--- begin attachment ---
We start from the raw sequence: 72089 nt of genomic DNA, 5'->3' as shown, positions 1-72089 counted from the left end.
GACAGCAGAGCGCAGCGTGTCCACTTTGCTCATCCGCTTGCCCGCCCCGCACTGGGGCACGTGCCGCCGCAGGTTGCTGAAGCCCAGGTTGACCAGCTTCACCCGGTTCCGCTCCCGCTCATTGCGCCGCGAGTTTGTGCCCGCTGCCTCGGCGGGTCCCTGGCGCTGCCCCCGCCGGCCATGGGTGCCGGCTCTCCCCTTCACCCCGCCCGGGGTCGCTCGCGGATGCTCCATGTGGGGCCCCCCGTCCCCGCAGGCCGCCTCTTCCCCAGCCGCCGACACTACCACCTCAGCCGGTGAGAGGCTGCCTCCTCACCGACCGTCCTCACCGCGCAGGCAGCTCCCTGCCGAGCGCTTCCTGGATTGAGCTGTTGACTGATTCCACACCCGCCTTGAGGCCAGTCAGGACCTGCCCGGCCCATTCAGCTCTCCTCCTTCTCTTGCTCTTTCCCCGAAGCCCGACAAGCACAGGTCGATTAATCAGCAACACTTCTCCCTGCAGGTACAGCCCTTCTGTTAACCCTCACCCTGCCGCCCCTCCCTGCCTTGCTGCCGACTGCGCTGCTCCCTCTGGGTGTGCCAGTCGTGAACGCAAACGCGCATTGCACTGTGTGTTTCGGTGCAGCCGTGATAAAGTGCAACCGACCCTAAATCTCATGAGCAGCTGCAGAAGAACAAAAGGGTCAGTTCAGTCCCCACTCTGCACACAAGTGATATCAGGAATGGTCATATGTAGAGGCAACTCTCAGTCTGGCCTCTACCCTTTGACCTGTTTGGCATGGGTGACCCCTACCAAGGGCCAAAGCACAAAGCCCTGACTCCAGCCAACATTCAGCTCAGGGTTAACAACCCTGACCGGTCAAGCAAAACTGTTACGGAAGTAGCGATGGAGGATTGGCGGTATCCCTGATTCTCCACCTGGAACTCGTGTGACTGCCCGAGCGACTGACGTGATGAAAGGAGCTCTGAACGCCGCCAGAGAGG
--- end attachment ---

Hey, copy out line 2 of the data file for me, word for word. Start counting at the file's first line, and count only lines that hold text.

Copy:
GACAGCAGAGCGCAGCGTGTCCACTTTGCTCATCCGCTTGCCCGCCCCGCACTGGGGCACGTGCCGCCGCAGGTTGCTGAAGCCCAGGTTGACCAGCTTCACCCGGTTCCGCTCCCGCTCATTGCGCCGCGAGTTTGTGCCCGCTGCCTCGGCGGGTCCCTGGCGCTGCCCCCGCCGGCCATGGGTGCCGGCTCTCCCCTTCACCCCGCCCGGGGTCGCTCGCGGATGCTCCATGTGGGGCCCCCCGTCCCCGCAGGCCGCCTCTTCCCCAGCCGCCGACACTACCACCTCAGCCGGTGAGAGGCTGCCTCCTCACCGACCGTCCTCACCGCGCAGGCAGCTCCCTGCCGAGCGCTTCCTGGATTGAGCTGTTGACTGATTCCACACCCGCCTTGAGGCCAGTCAGGACCTGCCCGGCCCATTCAGCTCTCCTCCTTCTCTTGCTCTTTCCCCGAAGCCCGACAAGCACAGGTCGATTAATCAGCAACACTTCTCCCTGCAGGTACAGCCCTTCTGTTAACCCTCACCCTGCCGCCCCTCCCTGCCTTGCTGCCGACTGCGCTGCTCCCTCTGGGTGTGCCAGTCGTGAACGCAAACGCGCATTGCACTGTGTGTTTCGGTGCAGCCGTGATAAAGTGCAACCGACCCTAAATCTCATGAGCAGCTGCAGAAGAACAAAAGGGTCAGTTCAGTCCCCACTCTGCACACAAGTGATATCAGGAATGGTCATATGTAGAGGCAACTCTCAGTCTGGCCTCTACCCTTTGACCTGTTTGGCATGGGTGACCCCTACCAAGGGCCAAAGCACAAAGCCCTGACTCCAGCCAACATTCAGCTCAGGGTTAACAACCCTGACCGGTCAAGCAAAACTGTTACGGAAGTAGCGATGGAGGATTGGCGGTATCCCTGATTCTCCACCTGGAACTCGTGTGACTGCCCGAGCGACTGACGTGATGAAAGGAGCTCTGAACGCCGCCAGAGAGG